Today, I pulled into a gas station to fill the tank of my F-150. For those unfamiliar, the F-150 is a rather large vehicle. Mine has a crew cab, the largest option Ford offers. As a result, the gas tank is located well to the rear of the front bumper, so when filling the tank, the front of the truck needs to be a good ways into the filling lane.
As I was pulling in, a gentleman in a BMW decided to pull into the same lane from the opposite direction. When he saw that I required extra space, he stopped and gave a common, but obscene gesture to me, as he had to select a different pump in the nearly empty gas station; no doubt a horrific burden.
Now, I am from New York. City. Every instinct I have urged me to respond in the oh-so polite manner for which we Knickerbockers are known, namely shouting expletives whilst gesticulating inappropriately. If such behavior led to a fight, well, so be it. I am from New York and I drive a man's vehicle while this fellow clearly was not a New Yorker (his use of the digit in question was noticeably unfluent) and drove a fancy automobile.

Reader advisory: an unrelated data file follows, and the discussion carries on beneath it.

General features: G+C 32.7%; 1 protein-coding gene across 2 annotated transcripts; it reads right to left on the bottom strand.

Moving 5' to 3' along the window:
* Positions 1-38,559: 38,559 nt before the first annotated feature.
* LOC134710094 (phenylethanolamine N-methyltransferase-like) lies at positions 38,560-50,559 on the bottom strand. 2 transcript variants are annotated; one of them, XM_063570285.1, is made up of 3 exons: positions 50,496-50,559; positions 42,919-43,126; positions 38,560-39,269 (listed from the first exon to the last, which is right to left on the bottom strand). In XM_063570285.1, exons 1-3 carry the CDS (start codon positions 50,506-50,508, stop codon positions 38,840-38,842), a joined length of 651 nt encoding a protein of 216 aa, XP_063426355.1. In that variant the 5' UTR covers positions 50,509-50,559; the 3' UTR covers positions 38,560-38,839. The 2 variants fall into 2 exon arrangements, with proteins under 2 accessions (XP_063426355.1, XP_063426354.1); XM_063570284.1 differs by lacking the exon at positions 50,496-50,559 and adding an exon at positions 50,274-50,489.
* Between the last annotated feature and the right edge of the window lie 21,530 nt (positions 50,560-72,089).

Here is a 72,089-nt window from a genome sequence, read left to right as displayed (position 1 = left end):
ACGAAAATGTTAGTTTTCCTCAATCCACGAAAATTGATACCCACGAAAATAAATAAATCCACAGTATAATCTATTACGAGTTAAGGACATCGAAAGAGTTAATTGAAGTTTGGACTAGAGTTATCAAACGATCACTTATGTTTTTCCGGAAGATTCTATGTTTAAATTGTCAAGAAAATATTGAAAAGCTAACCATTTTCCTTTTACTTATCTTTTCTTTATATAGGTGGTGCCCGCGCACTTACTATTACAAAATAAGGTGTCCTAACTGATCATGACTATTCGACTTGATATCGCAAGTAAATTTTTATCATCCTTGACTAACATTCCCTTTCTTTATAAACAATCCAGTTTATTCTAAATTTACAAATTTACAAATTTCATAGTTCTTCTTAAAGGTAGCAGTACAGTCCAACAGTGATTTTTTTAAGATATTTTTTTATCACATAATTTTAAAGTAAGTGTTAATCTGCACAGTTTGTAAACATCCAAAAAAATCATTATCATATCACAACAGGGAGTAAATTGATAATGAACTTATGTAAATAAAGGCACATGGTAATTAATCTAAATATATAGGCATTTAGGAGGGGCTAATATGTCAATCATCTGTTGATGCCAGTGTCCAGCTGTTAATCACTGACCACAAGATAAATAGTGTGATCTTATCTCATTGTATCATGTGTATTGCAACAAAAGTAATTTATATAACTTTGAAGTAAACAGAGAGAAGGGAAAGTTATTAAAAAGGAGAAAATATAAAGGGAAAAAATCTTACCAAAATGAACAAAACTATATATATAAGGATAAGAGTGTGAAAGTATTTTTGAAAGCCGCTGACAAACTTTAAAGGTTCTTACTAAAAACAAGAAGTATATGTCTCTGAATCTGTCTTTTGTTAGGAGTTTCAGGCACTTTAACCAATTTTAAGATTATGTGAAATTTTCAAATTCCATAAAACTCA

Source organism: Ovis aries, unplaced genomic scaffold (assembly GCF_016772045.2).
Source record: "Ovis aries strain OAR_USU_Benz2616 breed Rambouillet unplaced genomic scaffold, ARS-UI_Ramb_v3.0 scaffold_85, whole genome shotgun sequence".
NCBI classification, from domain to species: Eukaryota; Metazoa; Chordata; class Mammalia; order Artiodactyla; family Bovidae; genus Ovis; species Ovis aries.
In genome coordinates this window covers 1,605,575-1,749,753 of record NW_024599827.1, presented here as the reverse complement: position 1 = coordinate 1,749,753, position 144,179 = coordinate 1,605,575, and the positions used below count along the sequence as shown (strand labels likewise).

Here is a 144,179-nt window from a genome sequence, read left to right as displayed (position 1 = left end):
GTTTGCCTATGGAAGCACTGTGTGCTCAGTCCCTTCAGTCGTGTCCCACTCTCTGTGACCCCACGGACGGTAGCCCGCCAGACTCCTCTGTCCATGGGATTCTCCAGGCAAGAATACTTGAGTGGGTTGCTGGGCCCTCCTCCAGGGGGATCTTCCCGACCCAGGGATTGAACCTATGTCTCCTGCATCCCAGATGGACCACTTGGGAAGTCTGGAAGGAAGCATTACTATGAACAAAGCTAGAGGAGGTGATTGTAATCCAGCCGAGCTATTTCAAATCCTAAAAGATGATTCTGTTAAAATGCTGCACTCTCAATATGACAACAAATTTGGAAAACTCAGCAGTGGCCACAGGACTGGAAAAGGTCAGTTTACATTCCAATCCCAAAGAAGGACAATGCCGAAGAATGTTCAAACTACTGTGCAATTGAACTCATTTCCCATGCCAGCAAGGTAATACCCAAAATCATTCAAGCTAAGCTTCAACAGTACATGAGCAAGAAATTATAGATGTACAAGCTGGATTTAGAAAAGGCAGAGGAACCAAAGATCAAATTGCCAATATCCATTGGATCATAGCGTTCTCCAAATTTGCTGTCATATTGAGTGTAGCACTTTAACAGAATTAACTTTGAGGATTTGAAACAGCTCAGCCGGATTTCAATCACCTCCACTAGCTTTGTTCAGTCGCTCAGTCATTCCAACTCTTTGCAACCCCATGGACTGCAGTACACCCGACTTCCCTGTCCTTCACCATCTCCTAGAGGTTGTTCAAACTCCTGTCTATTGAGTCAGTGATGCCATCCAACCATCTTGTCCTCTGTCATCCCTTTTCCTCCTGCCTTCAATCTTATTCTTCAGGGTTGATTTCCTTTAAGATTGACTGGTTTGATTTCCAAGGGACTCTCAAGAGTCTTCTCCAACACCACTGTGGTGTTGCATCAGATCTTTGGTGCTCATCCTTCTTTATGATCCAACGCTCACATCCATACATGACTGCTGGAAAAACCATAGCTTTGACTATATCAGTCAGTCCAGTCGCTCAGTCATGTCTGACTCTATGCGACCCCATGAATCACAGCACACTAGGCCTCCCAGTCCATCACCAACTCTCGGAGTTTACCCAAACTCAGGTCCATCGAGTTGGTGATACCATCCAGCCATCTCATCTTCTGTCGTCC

Yet I did not react at all. Not so much as a frown. Am I losing my edge after nearly 5 years away from Manhattan? Have I gone soft? No. I carry a gun. I recognize that carrying comes with enormous responsibilities, including the responsibility not to be provoked by nonsense that threatens no one.
The anti-gunners would have you believe that the mere presence of a gun in this situation would result in a dead guy in a BMW, as road rage would have taken over my mind, driving my hand to my pistol when our friend in the Beamer dared to insult me. Instead, the opposite happened. Rather than engage in my natural instinct to speak ill of the BMW-driver's mother, I did nothing. I was polite, even.
It seems the presence of a gun suppressed the very rage anti-human rights campaigners claim a gun exacerbates. Am I alone? I doubt it.